gnat


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gnat

 (năt)
n.
Any of various tiny two-winged flies, especially those that sometimes form swarms.

[Middle English, from Old English gnæt.]

gnat

(næt)
n
(Animals) any of various small fragile biting dipterous insects of the suborder Nematocera, esp Culex pipiens (common gnat), which abounds near stagnant water
[Old English gnætt; related to Middle High German gnaz scurf, German dialect Gnitze gnat]
ˈgnatˌlike adj

gnat

(næt)

n.
any of certain small flies, esp. the biting gnats or punkies of the family Ceratopogonidae, the midges of the family Chironomidae, and the black flies of the family Simuliidae.
[before 900; Middle English; Old English gnæt(t), c. dial. German Gnatze]
gnat′ty, adj. -ti•er, -ti•est.

gnat

(năt)
Any of various small biting flies.
ThesaurusAntonymsRelated WordsSynonymsLegend:
Noun1.gnat - any of various small biting flies: midgesgnat - any of various small biting flies: midges; biting midges; black flies; sand flies
dipteran, dipteron, dipterous insect, two-winged insects - insects having usually a single pair of functional wings (anterior pair) with the posterior pair reduced to small knobbed structures and mouth parts adapted for sucking or lapping or piercing
biting midge, no-see-um, punkey, punkie, punky - minute two-winged insect that sucks the blood of mammals and birds and other insects
midge - minute two-winged mosquito-like fly lacking biting mouthparts; appear in dancing swarms especially near water
psychodid - a fly of the family Psychodidae
Phlebotomus papatasii, sand fly, sandfly - any of various small dipterous flies; bloodsucking females can transmit sandfly fever and leishmaniasis
black fly, buffalo gnat, blackfly - small blackish stout-bodied biting fly having aquatic larvae; sucks the blood of birds as well as humans and other mammals
2.gnat - (British usage) mosquito
mosquito - two-winged insect whose female has a long proboscis to pierce the skin and suck the blood of humans and animals

gnat

noun
Related words
collective nouns swarm, cloud
Translations
ذُبابَه مّصّاصَة دم
komár
myg
kulo
hyttynensääski
szúnyog
mÿ; moskító
culex
uodas
ods
komár

gnat

[næt] Nmosquito m, jején m (LAm)

gnat

[ˈnæt] nmoucheron m

gnat

n(Stech)mücke f

gnat

[næt] nmoscerino

gnat

(nat) noun
a very small, usually blood-sucking, fly.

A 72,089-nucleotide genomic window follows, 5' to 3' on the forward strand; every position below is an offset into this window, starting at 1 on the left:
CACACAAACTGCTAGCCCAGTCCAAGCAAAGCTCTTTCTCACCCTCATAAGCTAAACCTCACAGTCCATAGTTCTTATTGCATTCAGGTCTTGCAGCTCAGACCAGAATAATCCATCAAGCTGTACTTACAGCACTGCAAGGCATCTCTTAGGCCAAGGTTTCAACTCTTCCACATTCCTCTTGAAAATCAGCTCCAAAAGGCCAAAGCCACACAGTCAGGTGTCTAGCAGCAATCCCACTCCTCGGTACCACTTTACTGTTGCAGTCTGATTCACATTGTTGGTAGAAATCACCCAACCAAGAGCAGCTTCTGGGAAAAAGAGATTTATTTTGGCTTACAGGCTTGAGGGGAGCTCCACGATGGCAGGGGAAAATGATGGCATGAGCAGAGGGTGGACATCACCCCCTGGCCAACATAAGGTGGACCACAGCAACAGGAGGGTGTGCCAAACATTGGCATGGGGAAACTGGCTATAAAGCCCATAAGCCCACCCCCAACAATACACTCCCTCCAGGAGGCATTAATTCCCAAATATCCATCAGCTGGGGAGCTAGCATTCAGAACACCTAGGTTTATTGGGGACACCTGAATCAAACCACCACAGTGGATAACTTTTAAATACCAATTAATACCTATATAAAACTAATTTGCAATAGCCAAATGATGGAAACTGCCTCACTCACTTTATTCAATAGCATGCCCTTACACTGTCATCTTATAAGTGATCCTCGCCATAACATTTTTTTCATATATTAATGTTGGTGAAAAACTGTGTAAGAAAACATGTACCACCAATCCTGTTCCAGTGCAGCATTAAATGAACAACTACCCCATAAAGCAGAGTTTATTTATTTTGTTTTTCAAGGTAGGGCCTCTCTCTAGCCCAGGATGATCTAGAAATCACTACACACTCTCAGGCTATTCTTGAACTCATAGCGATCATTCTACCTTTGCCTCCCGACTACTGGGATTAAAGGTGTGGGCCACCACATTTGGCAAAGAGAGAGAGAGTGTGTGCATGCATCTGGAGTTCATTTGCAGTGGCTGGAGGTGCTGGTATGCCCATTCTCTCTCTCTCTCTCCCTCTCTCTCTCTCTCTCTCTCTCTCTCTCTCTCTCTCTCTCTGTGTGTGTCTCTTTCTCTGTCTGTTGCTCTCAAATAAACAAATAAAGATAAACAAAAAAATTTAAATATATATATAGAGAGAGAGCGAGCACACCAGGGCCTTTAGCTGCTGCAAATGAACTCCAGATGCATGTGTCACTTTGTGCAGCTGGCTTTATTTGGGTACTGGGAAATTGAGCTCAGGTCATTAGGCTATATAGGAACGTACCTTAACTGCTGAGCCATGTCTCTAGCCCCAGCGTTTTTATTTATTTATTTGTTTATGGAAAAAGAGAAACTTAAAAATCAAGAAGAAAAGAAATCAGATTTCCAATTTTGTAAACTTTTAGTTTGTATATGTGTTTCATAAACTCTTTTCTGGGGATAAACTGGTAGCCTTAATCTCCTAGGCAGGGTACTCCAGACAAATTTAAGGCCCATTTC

gnat

n. [insect] jején.

gnat

n (type that bite) jején m, insecto parecido al mosquito pero más pequeño y que pica
References in classic literature ?
But the beard seemed to melt away as she touched it, and she found herself sitting quietly under a tree--while the Gnat (for that was the insect she had been talking to) was balancing itself on a twig just over her head, and fanning her with its wings.
The gnat, who was the most crafty, flew into the forest where the enemy was assembled, and hid herself beneath a leaf of the tree where the password was to be announced.
A GNAT settled on the horn of a Bull, and sat there a long time.
"And even couldst thou have broken through that formidable web, with thy gnat's wings, thou believest that thou couldst have reached the light?
For he suffereth it not if a gnat wanteth to buzz, or even two of them; also the lanes maketh he lonesome, so that the moonlight is afraid there at night.
It is like the dead-march of a gnat amid the trumpeting of elephants and the roaring of lions.
He wiped the sweat from his face and tied the handkerchief around his neck to keep off the stinging gnats that lurked in the grass.
The poisonous flies and gnats swarmed around by thousands; in vain one waved myrtle-branches about like mad; the audacious insect population did not cease to sting; nor was there a single person in the well-crammed carriage whose face was not swollen and sore from their ravenous bites.
These dogs had a rather dry time of it; for they were tied to the benches and had no amusement for an hour or two at a time except what they could get out of pawing at the gnats, or trying to sleep and not succeeding.
The postilions, with a thousand gossamer gnats circling about them in lieu of the Furies, quietly mended the points to the lashes of their whips; the valet walked by the horses; the courier was audible, trotting on ahead into the dun distance.
The wild scene about me lay sleeping silently under the sun, and the only sound near me was the thin hum of some small gnats that had discovered me.
Skirting along the north fork for a day or two, excessively annoyed by musquitoes and buffalo gnats, they reached, in the evening of the 17th, a small but beautiful grove, from which issued the confused notes of singing birds, the first they had heard since crossing the boundary of Missouri.